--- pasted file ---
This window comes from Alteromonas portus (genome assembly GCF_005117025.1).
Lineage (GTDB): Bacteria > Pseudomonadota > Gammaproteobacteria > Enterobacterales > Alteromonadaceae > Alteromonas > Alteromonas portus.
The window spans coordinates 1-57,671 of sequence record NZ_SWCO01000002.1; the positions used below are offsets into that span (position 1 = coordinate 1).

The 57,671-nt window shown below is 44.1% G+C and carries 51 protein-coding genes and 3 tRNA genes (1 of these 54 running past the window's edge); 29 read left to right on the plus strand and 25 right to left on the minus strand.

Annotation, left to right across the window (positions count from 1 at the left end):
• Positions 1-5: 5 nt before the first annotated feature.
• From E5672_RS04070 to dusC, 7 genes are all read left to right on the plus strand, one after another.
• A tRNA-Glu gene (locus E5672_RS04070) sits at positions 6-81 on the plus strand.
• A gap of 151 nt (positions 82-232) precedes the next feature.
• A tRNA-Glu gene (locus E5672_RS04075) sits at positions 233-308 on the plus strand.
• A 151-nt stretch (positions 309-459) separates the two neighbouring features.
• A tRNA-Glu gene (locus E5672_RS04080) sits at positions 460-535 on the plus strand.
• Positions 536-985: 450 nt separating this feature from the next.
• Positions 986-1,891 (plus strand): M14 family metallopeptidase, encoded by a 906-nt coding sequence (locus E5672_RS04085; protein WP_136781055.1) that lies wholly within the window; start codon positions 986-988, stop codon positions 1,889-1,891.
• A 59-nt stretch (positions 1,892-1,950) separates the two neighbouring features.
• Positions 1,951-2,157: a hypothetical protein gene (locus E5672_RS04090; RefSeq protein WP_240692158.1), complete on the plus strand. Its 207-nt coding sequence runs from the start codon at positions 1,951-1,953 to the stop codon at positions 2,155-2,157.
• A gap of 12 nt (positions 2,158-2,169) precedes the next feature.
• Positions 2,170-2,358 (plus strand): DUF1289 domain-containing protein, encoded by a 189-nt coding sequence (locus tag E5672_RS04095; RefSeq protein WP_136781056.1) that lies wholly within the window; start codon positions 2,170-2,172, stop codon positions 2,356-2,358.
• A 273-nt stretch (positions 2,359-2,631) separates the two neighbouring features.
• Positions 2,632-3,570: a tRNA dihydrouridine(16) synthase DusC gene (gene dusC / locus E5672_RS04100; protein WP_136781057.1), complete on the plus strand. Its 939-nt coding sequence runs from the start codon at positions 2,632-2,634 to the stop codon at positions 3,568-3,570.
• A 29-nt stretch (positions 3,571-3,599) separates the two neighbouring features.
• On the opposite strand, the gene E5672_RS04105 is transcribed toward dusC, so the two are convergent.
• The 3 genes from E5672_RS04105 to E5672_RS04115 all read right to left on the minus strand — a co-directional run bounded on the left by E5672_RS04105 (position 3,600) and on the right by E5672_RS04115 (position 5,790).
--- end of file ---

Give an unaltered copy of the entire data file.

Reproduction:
This window comes from Alteromonas portus (genome assembly GCF_005117025.1).
Lineage (GTDB): Bacteria > Pseudomonadota > Gammaproteobacteria > Enterobacterales > Alteromonadaceae > Alteromonas > Alteromonas portus.
The window spans coordinates 1-57,671 of sequence record NZ_SWCO01000002.1; the positions used below are offsets into that span (position 1 = coordinate 1).

The 57,671-nt window shown below is 44.1% G+C and carries 51 protein-coding genes and 3 tRNA genes (1 of these 54 running past the window's edge); 29 read left to right on the plus strand and 25 right to left on the minus strand.

Annotation, left to right across the window (positions count from 1 at the left end):
• Positions 1-5: 5 nt before the first annotated feature.
• From E5672_RS04070 to dusC, 7 genes are all read left to right on the plus strand, one after another.
• A tRNA-Glu gene (locus E5672_RS04070) sits at positions 6-81 on the plus strand.
• A gap of 151 nt (positions 82-232) precedes the next feature.
• A tRNA-Glu gene (locus E5672_RS04075) sits at positions 233-308 on the plus strand.
• A 151-nt stretch (positions 309-459) separates the two neighbouring features.
• A tRNA-Glu gene (locus E5672_RS04080) sits at positions 460-535 on the plus strand.
• Positions 536-985: 450 nt separating this feature from the next.
• Positions 986-1,891 (plus strand): M14 family metallopeptidase, encoded by a 906-nt coding sequence (locus E5672_RS04085; protein WP_136781055.1) that lies wholly within the window; start codon positions 986-988, stop codon positions 1,889-1,891.
• A 59-nt stretch (positions 1,892-1,950) separates the two neighbouring features.
• Positions 1,951-2,157: a hypothetical protein gene (locus E5672_RS04090; RefSeq protein WP_240692158.1), complete on the plus strand. Its 207-nt coding sequence runs from the start codon at positions 1,951-1,953 to the stop codon at positions 2,155-2,157.
• A gap of 12 nt (positions 2,158-2,169) precedes the next feature.
• Positions 2,170-2,358 (plus strand): DUF1289 domain-containing protein, encoded by a 189-nt coding sequence (locus tag E5672_RS04095; RefSeq protein WP_136781056.1) that lies wholly within the window; start codon positions 2,170-2,172, stop codon positions 2,356-2,358.
• A 273-nt stretch (positions 2,359-2,631) separates the two neighbouring features.
• Positions 2,632-3,570: a tRNA dihydrouridine(16) synthase DusC gene (gene dusC / locus E5672_RS04100; protein WP_136781057.1), complete on the plus strand. Its 939-nt coding sequence runs from the start codon at positions 2,632-2,634 to the stop codon at positions 3,568-3,570.
• A 29-nt stretch (positions 3,571-3,599) separates the two neighbouring features.
• On the opposite strand, the gene E5672_RS04105 is transcribed toward dusC, so the two are convergent.
• The 3 genes from E5672_RS04105 to E5672_RS04115 all read right to left on the minus strand — a co-directional run bounded on the left by E5672_RS04105 (position 3,600) and on the right by E5672_RS04115 (position 5,790).